University officials argue that past budget cuts have pushed them to the breaking point, forcing them, for example, to rely heavily on adjunct professors and teaching assistants instead of full professors. During the recession, 48 states cut higher education spending. Alaska and North Dakota didn’t. They are the only two states spending as much or more on higher education than they did before the recession, when the numbers are adjusted for inflation, according to the Center on Budget and Policy Priorities (CBPP), a Washington, D.C.-based research group.
Some critics have urged the Republican governors to roll back recent tax cuts to spare the colleges and universities. But so far the governors have balked, arguing that lower taxes have helped working families and attracted businesses.
Nowhere is the controversy greater than in Louisiana, which has a complicated higher education system and a Republican governor who is considering running for president.
Governor Bobby Jindal proposed a budget that would reduce higher education spending by $141 million in fiscal 2016. In recent weeks, he has proposed offsetting some of the cuts by getting rid of some refundable business tax credits, which have a total value of $526 million. But the business community is strongly opposing that idea. That leaves the Republican-dominated legislature in a bind, forcing members to choose between education and low taxes, two priorities they generally support.
State Senator Conrad Appel, a Republican, said in an interview that if the higher education cuts Jindal proposed all go into effect “it would be really serious” and a big blow to colleges and universities. He said he wants to scale back the proposed cuts, but wasn’t prepared to say exactly how.
“If we vote to replenish, some of the cuts will be mitigated to some extent,” he said. But, he noted that the Louisiana public university system has “structural inefficiencies” that will mean more budget cuts in the future. He said he told college administrators last week that they should take steps to cut their budgets, whether that means consolidation of campuses or other methods.
“What I don’t recommend is for higher education to ignore the opportunity to fix the problem,” he said. “Either they are going to fix it or we are going to fix it for them and they won’t like it.”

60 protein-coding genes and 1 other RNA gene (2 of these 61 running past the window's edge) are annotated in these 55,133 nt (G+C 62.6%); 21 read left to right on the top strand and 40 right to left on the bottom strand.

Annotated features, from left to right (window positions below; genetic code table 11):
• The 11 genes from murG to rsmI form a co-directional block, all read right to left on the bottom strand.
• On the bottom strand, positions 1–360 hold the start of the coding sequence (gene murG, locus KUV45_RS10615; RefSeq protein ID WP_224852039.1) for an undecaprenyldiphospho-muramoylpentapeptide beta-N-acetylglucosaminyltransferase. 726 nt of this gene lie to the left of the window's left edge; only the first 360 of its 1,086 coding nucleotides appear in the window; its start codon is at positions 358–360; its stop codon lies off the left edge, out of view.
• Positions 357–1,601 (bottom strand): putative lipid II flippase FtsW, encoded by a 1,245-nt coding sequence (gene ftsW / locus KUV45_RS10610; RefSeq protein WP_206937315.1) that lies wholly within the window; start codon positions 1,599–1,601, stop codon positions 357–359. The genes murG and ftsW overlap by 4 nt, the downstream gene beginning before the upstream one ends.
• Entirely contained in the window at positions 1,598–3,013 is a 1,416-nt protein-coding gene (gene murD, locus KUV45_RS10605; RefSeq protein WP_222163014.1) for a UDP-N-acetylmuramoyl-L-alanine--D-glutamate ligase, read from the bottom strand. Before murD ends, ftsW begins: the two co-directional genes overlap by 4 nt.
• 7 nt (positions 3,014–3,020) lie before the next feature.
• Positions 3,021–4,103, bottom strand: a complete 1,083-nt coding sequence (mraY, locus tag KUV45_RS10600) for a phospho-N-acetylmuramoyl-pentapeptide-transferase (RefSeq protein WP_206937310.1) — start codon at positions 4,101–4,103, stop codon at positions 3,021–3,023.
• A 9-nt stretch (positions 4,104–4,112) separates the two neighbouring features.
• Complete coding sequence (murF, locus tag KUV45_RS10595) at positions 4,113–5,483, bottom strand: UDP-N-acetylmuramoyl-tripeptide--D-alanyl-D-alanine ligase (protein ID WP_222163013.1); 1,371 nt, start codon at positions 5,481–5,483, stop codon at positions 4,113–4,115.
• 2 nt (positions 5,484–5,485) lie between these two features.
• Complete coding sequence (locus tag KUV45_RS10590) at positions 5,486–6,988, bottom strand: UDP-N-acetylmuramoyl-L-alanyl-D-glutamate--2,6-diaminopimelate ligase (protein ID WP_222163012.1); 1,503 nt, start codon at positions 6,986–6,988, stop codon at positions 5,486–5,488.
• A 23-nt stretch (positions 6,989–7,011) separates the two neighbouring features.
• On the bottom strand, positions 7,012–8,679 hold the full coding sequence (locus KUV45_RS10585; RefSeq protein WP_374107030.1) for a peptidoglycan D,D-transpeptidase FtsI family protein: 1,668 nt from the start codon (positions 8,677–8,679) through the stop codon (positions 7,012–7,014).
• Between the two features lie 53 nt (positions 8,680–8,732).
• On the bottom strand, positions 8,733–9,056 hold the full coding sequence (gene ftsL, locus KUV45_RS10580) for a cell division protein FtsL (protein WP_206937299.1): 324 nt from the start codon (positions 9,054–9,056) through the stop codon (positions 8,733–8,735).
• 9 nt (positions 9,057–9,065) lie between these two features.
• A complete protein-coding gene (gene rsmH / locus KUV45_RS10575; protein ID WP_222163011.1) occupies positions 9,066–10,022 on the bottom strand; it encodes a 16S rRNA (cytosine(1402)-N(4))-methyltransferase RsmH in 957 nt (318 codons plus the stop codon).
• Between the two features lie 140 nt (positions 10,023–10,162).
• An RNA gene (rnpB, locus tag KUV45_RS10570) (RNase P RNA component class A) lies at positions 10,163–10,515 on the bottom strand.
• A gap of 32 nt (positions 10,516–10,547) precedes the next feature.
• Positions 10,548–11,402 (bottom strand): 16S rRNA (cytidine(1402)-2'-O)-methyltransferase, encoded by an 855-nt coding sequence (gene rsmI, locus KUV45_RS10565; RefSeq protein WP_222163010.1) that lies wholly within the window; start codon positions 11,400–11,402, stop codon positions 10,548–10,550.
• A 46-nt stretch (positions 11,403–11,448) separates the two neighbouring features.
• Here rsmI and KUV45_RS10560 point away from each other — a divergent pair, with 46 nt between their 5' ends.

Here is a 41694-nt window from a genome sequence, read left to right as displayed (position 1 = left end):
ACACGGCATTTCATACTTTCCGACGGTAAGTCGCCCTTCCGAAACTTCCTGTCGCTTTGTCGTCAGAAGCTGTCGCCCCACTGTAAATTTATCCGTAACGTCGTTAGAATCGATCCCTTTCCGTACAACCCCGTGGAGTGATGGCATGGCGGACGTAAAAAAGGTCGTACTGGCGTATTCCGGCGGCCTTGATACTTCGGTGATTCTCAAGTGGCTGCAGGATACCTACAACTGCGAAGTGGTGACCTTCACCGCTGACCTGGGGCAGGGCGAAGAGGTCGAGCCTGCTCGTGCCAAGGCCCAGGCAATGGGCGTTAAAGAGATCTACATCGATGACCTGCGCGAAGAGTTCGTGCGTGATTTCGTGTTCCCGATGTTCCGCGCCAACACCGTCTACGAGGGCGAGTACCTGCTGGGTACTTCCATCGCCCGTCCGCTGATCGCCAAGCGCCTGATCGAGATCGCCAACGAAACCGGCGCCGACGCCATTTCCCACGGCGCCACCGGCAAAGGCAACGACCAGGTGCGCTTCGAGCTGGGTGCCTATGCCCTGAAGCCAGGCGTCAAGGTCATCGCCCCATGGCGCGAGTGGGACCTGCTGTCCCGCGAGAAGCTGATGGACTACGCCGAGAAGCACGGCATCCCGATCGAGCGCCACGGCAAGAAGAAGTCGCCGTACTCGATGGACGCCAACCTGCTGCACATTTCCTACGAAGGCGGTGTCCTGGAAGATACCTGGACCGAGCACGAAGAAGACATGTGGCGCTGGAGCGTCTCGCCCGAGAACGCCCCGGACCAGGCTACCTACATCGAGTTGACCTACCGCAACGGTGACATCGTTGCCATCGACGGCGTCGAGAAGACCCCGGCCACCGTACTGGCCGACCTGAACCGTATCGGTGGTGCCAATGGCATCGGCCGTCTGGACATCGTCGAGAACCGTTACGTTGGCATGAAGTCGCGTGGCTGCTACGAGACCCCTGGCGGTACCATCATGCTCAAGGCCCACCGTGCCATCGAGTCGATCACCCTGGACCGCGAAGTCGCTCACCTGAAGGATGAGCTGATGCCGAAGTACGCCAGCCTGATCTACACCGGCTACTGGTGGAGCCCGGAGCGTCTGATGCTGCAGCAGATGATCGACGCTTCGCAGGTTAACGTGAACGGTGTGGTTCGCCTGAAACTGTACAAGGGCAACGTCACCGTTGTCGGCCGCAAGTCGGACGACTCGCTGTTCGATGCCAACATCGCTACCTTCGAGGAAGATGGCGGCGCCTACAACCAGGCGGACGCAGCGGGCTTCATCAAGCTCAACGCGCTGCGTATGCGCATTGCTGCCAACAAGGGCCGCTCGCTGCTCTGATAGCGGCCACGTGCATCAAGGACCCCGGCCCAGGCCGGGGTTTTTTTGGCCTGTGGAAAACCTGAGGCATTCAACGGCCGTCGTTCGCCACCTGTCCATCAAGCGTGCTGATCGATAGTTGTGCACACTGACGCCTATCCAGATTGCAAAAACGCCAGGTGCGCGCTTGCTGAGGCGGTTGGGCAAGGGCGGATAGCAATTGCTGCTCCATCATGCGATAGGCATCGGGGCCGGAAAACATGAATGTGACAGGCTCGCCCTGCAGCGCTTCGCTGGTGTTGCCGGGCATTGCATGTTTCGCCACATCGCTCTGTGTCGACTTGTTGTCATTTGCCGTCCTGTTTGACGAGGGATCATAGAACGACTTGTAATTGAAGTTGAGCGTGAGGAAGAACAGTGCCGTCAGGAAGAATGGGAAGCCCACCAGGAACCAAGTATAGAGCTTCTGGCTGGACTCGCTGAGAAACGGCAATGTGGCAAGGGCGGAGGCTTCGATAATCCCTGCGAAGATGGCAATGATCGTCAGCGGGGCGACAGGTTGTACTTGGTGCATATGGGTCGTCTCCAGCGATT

Robert Scott, president of the Public Affairs Research Council of Louisiana, said that since Jindal became governor in 2008, the number of full-time employees at state colleges and universities has decreased 23 percent due to budget cuts, and that schools have been raising tuition along the way. But now, he said, “they are about to price themselves out of the market.” He said the flagship school, Louisiana State University, “still has some headroom” to continue tuition increases, but most of the small schools in the state system don’t have that luxury.
John Griswold, a fine arts professor at McNeese State University in Lake Charles, said his state is a test case for cuts to higher education.
“The conditions in Louisiana were perfect for testing an assault on state-funded higher education,” Griswold said. He noted the state has a conservative governor, legislative rules that preclude cuts in most spending except for higher education and health care, and an economic downturn prompted by the drop in oil prices.
“Similar conditions exist in other states, so conservative politicians elsewhere can also demand deep cuts to higher ed, based on populist appeals to ‘good business’ and an end to ‘welfare mentality,’” he said.
Republican Wisconsin Governor Scott Walker, a potential presidential candidate who has cut state income and property taxes by $541 million during his tenure, has proposed cutting $300 million from the University of Wisconsin system.
According to Walker, that amounts to a 2.5 percent cut, but other analysts have put the figure as high as 13 percent. The fact-checking service PolitiFact split the difference, assessing the reduction at about 6 percent. The cut would be exacerbated by the fact that there is a tuition freeze in place.
“Through flexibility and empowering current leaders from across the system, (University of Wisconsin) System and campus leadership will have the tools necessary to deliver a high quality education in a strategic manner while saving taxpayers $150 million a year,” Walker’s spokeswoman, Laurel Patrick, said.
Meanwhile, two Republican state lawmakers have called for changes in the governor’s budget that would lessen the cut, including raising out-of-state tuition and requiring the university to spend down reserve funds.